Ah yes, the fandom that even furries shun...
Needs more Sonic The Hedgehog.scoots9
Verge_6's forum posts
Words cannot describe how badly I want to punch that screeching woman in the mouth.
I guess Battle of the Bulge Jackc8Not going to say you shouldn't enjoy it (I like Behind Enemy Lines for Christ's sake), but I never could stand that one. I can handle deviation from history to add panache and cool points to a film, but BotB took it to whole new heights. The whole cannon train bit (featuring a steam locomotive going 80mph on a line with obvious guide wires for electric engines), the Kursk-style tank battle that never happened taking place in a large, open desert that's expected to pass for the Ardennes, the fuel dump scene, King Tigers making up the entirity of the armored offensive...it goes on. Also, it's the most blatant example of the "take any tank and slap on grey paint and an iron cross; insta-Tiger!" trope. And unlike most films, they make it go both ways, with M-24 Chaffees posing as Shermans.
lincon did a lot of evil in his timesurrealnumber5That can be said for just about any politician.
lincon never imprisoned people based on race, he never created a state aid act and used it to fund his political campaign, and not as the funds were intended, he never burned crops and cattle to drive up prices when people were starving,surrealnumber5
Yes, he also only allowed a certain general to go on an unstoppable rampage against noncombatants through the south, burning everything as he went. Oh, and a little incident involving federal troops and ships shooting at American civilians. In New York. Not really much seperating the two from your standards, I don't think.
he never let the country get attacked so he could retool the country for war.
You've used multiple accusations against FDR that are conspiracy theories so far, but this one takes the cake, and is not something one should use if they want to appear credible. You might as well say 9/11 was an inside job. If we're going to toss rationality and proven historical fact to the wind, there's no real point in continuing this debate (something I fully intend to follow through, because as a historian I can only bear so much). FDR did not care nearly as much about Japan as he did Germany, as evidenced by countless documents and acts, and an attack by the Japanese is not a way to get support for declaring war on said (it wasn't until Hitler declared war on the US that the public was in favor of joining the Atlantic theater). This laughable theory also belies the great lengths Japan had to go to to launch the attack, developing numerous radical tactics and designs that were needed to overcome equally numerous obstacles. And if he knew specifically Pearl Harbor was to be attacked, and when, his intelligence sources would have no problem gathering the location of a vast Japanese carrier fleet, and have a fleet of subs shadowing them and attacking right when the attack took place, eliminating Japan's greatest asset in one fell swoop. And while FDR was a navy man, it seems a bit of a stretch to assume he knew about an attack that flew in the face of every Japanese-American war plan made up to that point, don't you think? So your point against FDR relies on;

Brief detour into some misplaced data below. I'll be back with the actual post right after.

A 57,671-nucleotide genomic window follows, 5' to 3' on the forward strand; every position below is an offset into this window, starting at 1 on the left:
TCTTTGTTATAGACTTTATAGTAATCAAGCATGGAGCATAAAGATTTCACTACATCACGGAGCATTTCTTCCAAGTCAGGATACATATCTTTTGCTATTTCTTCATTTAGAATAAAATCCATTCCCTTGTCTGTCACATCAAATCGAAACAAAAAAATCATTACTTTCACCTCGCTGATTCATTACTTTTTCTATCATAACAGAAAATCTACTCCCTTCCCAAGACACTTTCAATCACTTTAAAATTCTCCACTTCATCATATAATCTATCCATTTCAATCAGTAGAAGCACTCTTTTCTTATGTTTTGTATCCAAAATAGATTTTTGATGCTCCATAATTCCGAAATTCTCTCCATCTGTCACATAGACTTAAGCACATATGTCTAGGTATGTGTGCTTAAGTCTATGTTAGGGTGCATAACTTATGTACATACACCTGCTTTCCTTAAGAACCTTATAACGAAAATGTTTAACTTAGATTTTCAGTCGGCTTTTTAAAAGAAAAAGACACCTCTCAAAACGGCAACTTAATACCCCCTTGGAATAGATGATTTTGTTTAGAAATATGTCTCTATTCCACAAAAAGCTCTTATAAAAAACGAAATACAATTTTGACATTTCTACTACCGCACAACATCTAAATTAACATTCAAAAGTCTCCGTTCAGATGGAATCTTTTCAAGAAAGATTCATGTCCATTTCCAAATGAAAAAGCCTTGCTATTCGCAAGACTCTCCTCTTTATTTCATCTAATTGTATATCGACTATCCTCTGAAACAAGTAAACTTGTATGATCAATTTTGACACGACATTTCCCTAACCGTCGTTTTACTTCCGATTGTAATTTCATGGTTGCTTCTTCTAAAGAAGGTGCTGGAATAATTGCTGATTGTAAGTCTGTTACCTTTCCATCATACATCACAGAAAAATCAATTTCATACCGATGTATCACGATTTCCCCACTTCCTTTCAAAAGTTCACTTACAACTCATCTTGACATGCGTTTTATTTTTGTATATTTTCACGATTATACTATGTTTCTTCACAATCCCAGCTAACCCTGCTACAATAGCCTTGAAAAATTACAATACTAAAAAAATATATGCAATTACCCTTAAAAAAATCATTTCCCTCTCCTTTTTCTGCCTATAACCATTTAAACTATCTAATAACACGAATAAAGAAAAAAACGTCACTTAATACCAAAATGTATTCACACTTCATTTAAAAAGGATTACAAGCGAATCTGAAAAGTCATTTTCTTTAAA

A) Roosevelt having rather dubious ideas about how to manipulate public sway
B) Roosevelt knowing Hitler would declare war on the US
C) Roosevelt having ludicrous amounts of intel, to the point that any and all prior contingency plans would be rendered obsolete after his scrutiny and he'd have a better time being an omniscient war strategist than a president.
D) Roosevelt being a cunning mastermind and simultaneously a complete and utter twit due to letting a carrier attack force that he supposedly knew about run rampant for over half a year afterwards
E) Roosevelt having an idea of Japan's capabilities, something hardly anyone in the United States could comprehend (a throwback to C), but it is particularly amusing). In fact, the notion that the Japanese were backwards goldfish breeders that couldn't bomb accurately due to having narrow eyelids was a popular belief.
F) The government swaying on the whims and fantasies of a solitary man and being competent enough to carry out massive scale conspiracies without bungling everything up and making it all public (no, your internet forums and post-2008 History Channel are not valid venues)
In short, your point requires FDR to be an all-knowing god that uses whole governments as pawns, yet somehow manages to also be a deplorable strategist.
This conspiracy theory is bad and you should feel bad for even thinking it has a semblance of credibility.
Moving on, you can't say "this depraved act isn't as bad as this depraved act, so y is a better person than x". That's not how it works. Both leaders did terrible things, but to completely overlook the reasoning behind such things (should there be any, of course), what was at stake, and other factors, is to show a total lack of understanding of history and common sense. Doubly so to stick your head in the ground and ignore the monumental achievements both men made.
[QUOTE="Aljosa23"]America never had the 22nd amendment at that time.
edit: Just saw your edit. Caesar was anything but horrible and FDR is a top 3 Pres.
Yeah, calling Caesar or FDR horrible is either blatant trolling or historical ignorance on a monumental level.sticking citizens in concentration camps, what a hero...... Abraham Lincoln suspended Habeas Corpus during the Civil War. Does that mean he shouldn't be revered as well, and the whole "preserving the union" and "ending slavery" bits mean diddly?